circuits. Cell 139, 45-59. (doi:10.1016/j.cell.2009.09.015) 300
4 Murthy, V. N. 2011 Olfactory maps in the brain. Annu. Rev. Neurosc. 34, 233-258.
5 White, C. S., Lambert, D. M. & Foster, S. P. 1994 Chemical signals and the 303
recognition concept. In Speciation and the recognition concept: theory and 304
application (eds. D. M. Lambert & H. Spencer), pp. 301-326. Baltimore: John Hopkins 305
6 Smadja, C. & Butlin, R. K. 2009 On the scent of speciation: the chemosensory system 307
and its role in premating isolation. Heredity 102, 77-97. (doi:10.1038/hdy.2008.55) 308
7 Mendelson, T. C. & Shaw, K. L. 2012 The (mis)concept of species recognition. Tr.
Ecol. Evol. 27, 421-427. (doi:10.1016/j.tree.2012.04.001) 310
8 Maan, M. E. & Seehausen, O. 2011 Ecology, sexual selection and speciation. Ecol.
Lett. 14, 591-602. (doi:10.1111/j.1461-0248.2011.01606.x) 312
9 Servedio, M. R., Van Doorn, G. S., Kopp, M., Frame, A. M. & Nosil, P. 2011 Magic 313
traits in speciation: 'magic' but not rare? Tr. Ecol. Evol. 26, 389-397.
10 Merrill, R. M., Wallbank, R. W. R., Bull, V., Salazar, P. C. A., Mallet, J., Stevens, M. &
Jiggins, C. D. 2012 Disruptive ecological selection on a mating cue. Proc. R. Soc. B 317
279, 4907-4913. (doi:10.1098/rspb.2012.1968) 318
11 Fordyce, J. A. 2010 Host shifts and evolutionary radiations of butterflies. Proc. Royal 319
Soc. B 277, 3735-3743. (doi:10.1098/rspb.2010.0211) 320
12 Janz, N. 2011 Ehrlich and Raven revisited: mechanisms underlying codiversification 321
of plants and enemies. Annu. Rev. Ecol. Evol. Syst. 42, 71-89.
13 Wyatt, T. D. 2003 Pheromones and animal behaviour: communication by smell and 324
taste. Cambridge: Cambridge University Press.
14 Johansson, B. G. & Jones, T. M. 2007. The role of chemical communication in mate 326
choice. Biol. Rev. 82, 265-289. (doi:10.1111/j.1469-185X.2007.00009.x) 327
15 Landolt, P. J. & Phillips, T. W. 1997 Host plant influence on sex pheromone behaviour 328
of phytophagous insects. Annu. Rev. Entomol. 42, 371–391.
16 Reddy, G. V. P. & Guerrero, A. 2004 Interactions of insect pheromones and plant 331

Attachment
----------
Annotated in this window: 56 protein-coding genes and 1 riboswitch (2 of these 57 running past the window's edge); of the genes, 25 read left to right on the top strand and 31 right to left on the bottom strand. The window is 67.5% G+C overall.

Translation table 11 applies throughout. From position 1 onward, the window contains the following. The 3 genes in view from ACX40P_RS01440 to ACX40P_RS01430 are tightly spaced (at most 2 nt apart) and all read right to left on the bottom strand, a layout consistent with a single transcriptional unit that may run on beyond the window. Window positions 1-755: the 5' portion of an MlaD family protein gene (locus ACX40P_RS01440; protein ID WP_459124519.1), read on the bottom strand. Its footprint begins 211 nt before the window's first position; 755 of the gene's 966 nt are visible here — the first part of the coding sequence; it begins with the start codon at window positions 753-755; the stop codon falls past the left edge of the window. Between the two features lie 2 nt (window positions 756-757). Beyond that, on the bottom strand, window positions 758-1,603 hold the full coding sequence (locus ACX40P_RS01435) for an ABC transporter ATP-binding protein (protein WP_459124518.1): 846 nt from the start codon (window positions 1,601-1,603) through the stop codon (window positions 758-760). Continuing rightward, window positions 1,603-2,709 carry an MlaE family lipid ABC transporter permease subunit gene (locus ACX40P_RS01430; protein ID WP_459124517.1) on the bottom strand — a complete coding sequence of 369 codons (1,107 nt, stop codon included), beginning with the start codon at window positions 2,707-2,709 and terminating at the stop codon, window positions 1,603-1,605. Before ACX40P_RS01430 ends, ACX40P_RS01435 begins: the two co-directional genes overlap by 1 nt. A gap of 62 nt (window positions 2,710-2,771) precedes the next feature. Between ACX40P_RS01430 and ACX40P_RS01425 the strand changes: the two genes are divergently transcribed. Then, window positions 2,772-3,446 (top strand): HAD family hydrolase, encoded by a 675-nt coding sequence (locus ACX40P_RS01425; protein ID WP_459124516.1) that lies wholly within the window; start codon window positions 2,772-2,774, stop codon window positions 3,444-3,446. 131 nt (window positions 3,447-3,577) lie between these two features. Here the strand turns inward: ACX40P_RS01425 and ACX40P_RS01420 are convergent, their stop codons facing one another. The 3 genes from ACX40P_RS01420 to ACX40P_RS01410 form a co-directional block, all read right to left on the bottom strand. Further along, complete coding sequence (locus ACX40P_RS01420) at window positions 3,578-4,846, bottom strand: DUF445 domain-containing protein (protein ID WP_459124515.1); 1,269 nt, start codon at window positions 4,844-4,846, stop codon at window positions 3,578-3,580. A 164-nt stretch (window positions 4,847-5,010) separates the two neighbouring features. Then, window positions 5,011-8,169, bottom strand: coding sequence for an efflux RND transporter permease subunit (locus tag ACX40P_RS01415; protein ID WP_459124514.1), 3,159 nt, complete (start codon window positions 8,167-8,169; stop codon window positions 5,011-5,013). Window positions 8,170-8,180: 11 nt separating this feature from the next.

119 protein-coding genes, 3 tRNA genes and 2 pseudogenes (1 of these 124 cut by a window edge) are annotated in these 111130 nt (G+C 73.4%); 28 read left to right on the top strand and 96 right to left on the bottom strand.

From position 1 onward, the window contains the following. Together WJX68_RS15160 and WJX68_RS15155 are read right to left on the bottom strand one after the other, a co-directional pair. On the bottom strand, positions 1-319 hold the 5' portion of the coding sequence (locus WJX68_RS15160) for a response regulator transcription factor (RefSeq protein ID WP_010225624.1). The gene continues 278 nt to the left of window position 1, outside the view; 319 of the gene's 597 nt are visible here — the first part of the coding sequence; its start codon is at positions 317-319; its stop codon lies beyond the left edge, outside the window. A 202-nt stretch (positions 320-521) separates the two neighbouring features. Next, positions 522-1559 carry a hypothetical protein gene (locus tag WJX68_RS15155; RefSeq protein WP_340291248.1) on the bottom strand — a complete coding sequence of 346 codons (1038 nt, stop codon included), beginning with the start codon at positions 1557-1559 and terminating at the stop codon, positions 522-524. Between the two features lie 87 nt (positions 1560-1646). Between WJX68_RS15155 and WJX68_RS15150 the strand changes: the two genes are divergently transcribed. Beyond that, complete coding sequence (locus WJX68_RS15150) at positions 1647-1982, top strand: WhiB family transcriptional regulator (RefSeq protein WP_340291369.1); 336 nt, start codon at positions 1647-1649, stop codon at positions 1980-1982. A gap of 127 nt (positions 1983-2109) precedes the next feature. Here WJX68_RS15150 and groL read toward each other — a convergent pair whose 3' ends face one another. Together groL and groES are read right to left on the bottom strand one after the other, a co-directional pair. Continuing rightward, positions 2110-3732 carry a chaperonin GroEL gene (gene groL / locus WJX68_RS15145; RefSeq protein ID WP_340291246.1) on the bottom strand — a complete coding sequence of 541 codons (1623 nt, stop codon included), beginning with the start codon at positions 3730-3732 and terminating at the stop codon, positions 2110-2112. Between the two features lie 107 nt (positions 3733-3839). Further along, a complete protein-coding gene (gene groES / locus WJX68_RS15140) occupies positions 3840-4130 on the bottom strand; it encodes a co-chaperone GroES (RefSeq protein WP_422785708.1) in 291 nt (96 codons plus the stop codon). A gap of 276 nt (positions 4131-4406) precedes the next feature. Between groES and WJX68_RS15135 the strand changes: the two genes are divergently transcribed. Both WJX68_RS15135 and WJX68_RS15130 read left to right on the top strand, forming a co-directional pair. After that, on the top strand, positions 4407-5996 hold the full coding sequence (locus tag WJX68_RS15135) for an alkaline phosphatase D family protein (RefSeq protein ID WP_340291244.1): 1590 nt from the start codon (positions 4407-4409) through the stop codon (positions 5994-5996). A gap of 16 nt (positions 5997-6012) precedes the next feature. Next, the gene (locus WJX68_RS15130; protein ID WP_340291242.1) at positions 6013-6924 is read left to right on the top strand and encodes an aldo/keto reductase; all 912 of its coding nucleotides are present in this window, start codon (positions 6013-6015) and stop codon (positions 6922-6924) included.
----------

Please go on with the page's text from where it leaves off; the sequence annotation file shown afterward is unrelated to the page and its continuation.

semiochemicals. Trends Plant Sci. 9, 253-261. (doi:10.1016/j.tplants.2004.03.009) 332
17 Namiki, S., Iwabuchi, S. & Kanzaki, R. 2008 Representation of a mixture of 333
pheromone and host plant odor by antennal lobe projection neurons of the silkmoth 334
Bombyx mori. J. Comp. Physiol. A. 194, 501-515. (doi:10.1007/s00359-008-0325-3) 335
18 Chaffiol A., Kropf J., Barrozo R., Gadenne C., Rospar J. P. & Anton S. 2012 Plant 336
odour stimuli reshape pheromonal representation in neurons of the antennal lobe 337
macroglomerular complex of a male moth. J. Exp. Biol. 215, 1670-1680.
19 Deisig N., Kropf J., Vitecek S., Pevergne D., Rouyar A., Sandoz J. C., Lucas P., 340
Gadenne C., Anton S. & Barrozo R. 2012 Differential interactions of sex pheromone 341
and plant odour in the olfactory pathway of a male moth. Plos One 7(3), e33159.
20 Galizia, C. G. & Rössler, W. 2010 Parallel olfactory system in insects: anatomy and 344
function. Annu. Rev. Entomol. 55, 399-420. (doi:10.1146/annurev-ento-112408- 345
21 Trona, F., Anfora, G., Bengtsson, M., Witzgall, P. & Ignell, R. 2010 Coding and 347
interaction of sex pheromone and plant volatile signals in the antennal lobe of the 348
codling moth Cydia pomonella. J. Exp. Biol. 213, 4291-4303.
22 Witzgall, P., Stelinski, L., Gut, L. & Thomson, D. 2008 Codling moth management and 351
chemical ecology. Annu. Rev. Entomol. 53, 503-522.
23 El-Sayed, A., Gödde, J. & Arn, H. 1999 Sprayer for quantitative application of odor 354
stimuli. Enviromen. Entomol. 28, 947-953.
24 Knight, A. L., Light, D. M. & Trimble, R. M. 2011 Identifying (E)-4,8-Dimethyl-1,3,7- 356
nonatriene plus acetic acid as a new lure for male and female codling moth 357
(Lepidoptera: Tortricidae). Environ. Entomol. 40, 420-430. (doi:10.1603/EN10283) 358
25 Carlsson, M. A., Galizia, C. G. & Hansson, B. S. 2002 Spatial representation of odors 359
in the antennal lobe of the moth Spodoptera littoralis (Lepidoptera: Noctuidae).